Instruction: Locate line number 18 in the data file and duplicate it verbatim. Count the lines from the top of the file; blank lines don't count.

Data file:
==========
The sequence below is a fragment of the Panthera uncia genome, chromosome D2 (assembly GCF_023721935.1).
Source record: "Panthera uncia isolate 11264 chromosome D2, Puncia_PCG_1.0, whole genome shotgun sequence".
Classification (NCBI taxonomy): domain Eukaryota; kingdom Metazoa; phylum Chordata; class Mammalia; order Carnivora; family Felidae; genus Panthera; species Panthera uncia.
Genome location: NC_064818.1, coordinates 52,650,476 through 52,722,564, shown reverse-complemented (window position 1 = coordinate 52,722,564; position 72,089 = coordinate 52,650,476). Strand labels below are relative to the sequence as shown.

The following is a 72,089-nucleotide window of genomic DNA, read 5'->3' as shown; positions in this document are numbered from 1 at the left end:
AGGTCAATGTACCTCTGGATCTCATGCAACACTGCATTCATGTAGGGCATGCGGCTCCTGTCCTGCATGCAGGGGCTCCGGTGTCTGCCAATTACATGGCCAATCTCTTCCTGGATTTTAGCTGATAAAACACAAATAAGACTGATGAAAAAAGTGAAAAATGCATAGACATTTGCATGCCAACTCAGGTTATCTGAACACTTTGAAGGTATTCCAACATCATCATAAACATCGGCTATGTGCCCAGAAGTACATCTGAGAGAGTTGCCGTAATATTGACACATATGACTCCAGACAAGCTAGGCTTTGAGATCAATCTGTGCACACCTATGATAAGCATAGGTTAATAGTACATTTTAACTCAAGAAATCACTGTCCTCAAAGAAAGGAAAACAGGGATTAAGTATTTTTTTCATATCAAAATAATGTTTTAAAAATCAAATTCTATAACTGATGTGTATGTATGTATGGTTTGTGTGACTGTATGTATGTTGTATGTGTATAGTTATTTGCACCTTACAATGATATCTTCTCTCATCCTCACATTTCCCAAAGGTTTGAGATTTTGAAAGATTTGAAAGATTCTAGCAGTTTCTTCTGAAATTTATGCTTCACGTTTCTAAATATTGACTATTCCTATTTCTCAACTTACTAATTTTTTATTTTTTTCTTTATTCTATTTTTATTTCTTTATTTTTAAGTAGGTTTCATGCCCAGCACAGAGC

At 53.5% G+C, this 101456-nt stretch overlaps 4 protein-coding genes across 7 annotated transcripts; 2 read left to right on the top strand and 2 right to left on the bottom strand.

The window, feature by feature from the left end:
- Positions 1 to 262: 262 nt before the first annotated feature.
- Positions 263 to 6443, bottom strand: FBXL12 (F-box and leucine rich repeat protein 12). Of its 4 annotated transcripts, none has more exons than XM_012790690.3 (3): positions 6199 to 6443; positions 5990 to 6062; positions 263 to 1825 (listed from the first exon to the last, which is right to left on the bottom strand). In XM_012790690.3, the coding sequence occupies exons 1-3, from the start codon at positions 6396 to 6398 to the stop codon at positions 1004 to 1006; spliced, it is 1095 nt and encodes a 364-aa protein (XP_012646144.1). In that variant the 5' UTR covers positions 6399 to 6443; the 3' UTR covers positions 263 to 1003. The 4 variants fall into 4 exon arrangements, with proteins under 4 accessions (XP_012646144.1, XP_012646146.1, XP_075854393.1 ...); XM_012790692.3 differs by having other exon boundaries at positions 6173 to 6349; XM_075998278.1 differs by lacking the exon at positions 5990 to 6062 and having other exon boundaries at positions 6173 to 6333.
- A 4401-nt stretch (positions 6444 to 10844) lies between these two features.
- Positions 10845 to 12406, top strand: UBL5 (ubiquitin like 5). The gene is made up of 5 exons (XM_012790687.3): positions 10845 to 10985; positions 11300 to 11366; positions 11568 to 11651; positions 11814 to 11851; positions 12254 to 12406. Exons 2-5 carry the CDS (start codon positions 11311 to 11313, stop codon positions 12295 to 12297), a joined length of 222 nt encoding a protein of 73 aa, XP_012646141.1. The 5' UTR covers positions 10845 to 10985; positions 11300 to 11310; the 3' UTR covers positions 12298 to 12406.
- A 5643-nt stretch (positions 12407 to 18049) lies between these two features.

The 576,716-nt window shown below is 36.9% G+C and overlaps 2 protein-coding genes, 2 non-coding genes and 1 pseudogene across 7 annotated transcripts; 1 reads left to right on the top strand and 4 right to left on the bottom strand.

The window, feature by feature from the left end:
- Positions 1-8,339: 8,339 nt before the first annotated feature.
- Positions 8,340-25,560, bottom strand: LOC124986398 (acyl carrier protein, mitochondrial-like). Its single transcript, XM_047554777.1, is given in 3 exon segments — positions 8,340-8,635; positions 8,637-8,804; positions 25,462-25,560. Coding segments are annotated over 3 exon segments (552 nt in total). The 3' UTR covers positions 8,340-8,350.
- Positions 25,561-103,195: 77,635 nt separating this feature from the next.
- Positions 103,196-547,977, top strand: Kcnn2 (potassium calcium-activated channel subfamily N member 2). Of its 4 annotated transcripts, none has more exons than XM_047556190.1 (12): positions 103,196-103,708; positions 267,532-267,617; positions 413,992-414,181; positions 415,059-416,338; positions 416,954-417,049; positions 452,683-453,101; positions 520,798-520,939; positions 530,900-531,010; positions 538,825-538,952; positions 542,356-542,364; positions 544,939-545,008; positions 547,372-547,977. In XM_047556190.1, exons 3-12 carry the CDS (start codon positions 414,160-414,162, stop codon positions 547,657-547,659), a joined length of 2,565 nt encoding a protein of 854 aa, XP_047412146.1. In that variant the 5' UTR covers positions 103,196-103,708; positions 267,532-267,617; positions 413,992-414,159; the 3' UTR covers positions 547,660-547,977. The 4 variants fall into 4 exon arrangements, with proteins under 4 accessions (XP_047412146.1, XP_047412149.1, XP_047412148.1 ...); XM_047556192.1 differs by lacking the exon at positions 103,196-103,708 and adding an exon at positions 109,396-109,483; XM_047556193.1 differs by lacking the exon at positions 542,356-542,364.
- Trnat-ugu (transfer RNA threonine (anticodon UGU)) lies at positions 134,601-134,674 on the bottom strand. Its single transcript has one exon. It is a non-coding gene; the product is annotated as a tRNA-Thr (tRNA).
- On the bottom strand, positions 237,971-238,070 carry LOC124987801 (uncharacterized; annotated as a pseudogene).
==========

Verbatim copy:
- Positions 25,561-103,195: 77,635 nt separating this feature from the next.